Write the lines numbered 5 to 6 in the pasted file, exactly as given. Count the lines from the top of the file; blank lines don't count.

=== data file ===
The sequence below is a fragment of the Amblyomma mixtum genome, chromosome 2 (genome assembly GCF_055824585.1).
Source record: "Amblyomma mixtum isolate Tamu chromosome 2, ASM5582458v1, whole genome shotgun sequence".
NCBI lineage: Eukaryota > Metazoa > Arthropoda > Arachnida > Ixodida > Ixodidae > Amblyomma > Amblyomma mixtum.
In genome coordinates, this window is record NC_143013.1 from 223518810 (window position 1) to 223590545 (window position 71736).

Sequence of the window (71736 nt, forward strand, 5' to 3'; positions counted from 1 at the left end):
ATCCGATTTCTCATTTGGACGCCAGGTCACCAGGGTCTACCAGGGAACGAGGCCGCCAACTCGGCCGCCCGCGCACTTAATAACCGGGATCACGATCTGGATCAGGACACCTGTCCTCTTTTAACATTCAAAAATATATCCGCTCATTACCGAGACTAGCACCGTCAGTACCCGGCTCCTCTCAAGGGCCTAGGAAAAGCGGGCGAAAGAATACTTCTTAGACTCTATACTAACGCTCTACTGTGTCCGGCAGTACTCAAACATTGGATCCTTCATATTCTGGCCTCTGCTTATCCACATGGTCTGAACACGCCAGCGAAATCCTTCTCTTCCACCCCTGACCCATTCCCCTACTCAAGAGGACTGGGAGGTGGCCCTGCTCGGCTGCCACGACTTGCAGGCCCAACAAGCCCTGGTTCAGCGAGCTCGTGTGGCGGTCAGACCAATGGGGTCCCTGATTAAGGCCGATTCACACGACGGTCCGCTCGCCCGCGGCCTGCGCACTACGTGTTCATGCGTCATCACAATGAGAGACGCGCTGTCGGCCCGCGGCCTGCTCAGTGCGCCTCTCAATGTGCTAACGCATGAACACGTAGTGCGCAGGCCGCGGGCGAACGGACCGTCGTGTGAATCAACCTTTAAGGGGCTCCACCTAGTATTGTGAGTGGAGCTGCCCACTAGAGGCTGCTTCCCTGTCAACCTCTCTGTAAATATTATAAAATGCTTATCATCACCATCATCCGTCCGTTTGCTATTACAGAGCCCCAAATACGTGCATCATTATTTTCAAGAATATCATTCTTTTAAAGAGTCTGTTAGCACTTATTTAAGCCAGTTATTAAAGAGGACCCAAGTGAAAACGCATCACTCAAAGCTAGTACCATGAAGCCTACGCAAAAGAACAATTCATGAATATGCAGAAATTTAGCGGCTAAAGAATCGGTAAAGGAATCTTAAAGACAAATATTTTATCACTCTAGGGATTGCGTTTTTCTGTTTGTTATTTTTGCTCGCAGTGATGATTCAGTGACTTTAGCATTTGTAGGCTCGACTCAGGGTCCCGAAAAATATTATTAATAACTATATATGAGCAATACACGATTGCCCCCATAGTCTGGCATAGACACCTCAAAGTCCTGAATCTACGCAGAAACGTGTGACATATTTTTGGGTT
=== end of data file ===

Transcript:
Sequence of the window (71736 nt, forward strand, 5' to 3'; positions counted from 1 at the left end):
ATCCGATTTCTCATTTGGACGCCAGGTCACCAGGGTCTACCAGGGAACGAGGCCGCCAACTCGGCCGCCCGCGCACTTAATAACCGGGATCACGATCTGGATCAGGACACCTGTCCTCTTTTAACATTCAAAAATATATCCGCTCATTACCGAGACTAGCACCGTCAGTACCCGGCTCCTCTCAAGGGCCTAGGAAAAGCGGGCGAAAGAATACTTCTTAGACTCTATACTAACGCTCTACTGTGTCCGGCAGTACTCAAACATTGGATCCTTCATATTCTGGCCTCTGCTTATCCACATGGTCTGAACACGCCAGCGAAATCCTTCTCTTCCACCCCTGACCCATTCCCCTACTCAAGAGGACTGGGAGGTGGCCCTGCTCGGCTGCCACGACTTGCAGGCCCAACAAGCCCTGGTTCAGCGAGCTCGTGTGGCGGTCAGACCAATGGGGTCCCTGATTAAGGCCGATTCACACGACGGTCCGCTCGCCCGCGGCCTGCGCACTACGTGTTCATGCGTCATCACAATGAGAGACGCGCTGTCGGCCCGCGGCCTGCTCAGTGCGCCTCTCAATGTGCTAACGCATGAACACGTAGTGCGCAGGCCGCGGGCGAACGGACCGTCGTGTGAATCAACCTTTAAGGGGCTCCACCTAGTATTGTGAGTGGAGCTGCCCACTAGAGGCTGCTTCCCTGTCAACCTCTCTGTAAATATTATAAAATGCTTATCATCACCATCATCCGTCCGTTTGCTATTACAGAGCCCCAAATACGTGCATCATTATTTTCAAGAATATCATTCTTTTAAAGAGTCTGTTAGCACTTATTTAAGCCAGTTATTAAAGAGGACCCAAGTGAAAACGCATCACTCAAAGCTAGTACCATGAAGCCTACGCAAAAGAACAATTCATGAATATGCAGAAATTTAGCGGCTAAAGAATCGGTAAAGGAATCTTAAAGACAAATATTTTATCACTCTAGGGATTGCGTTTTTCTGTTTGTTATTTTTGCTCGCAGTGATGATTCAGTGACTTTAGCATTTGTAGGCTCGACTCAGGGTCCCGAAAAATATTATTAATAACTATATATGAGCAATACACGATTGCCCCCATAGTCTGGCATAGACACCTCAAAGTCCTGAATCTACGCAGAAACGTGTGACATATTTTTGGGTT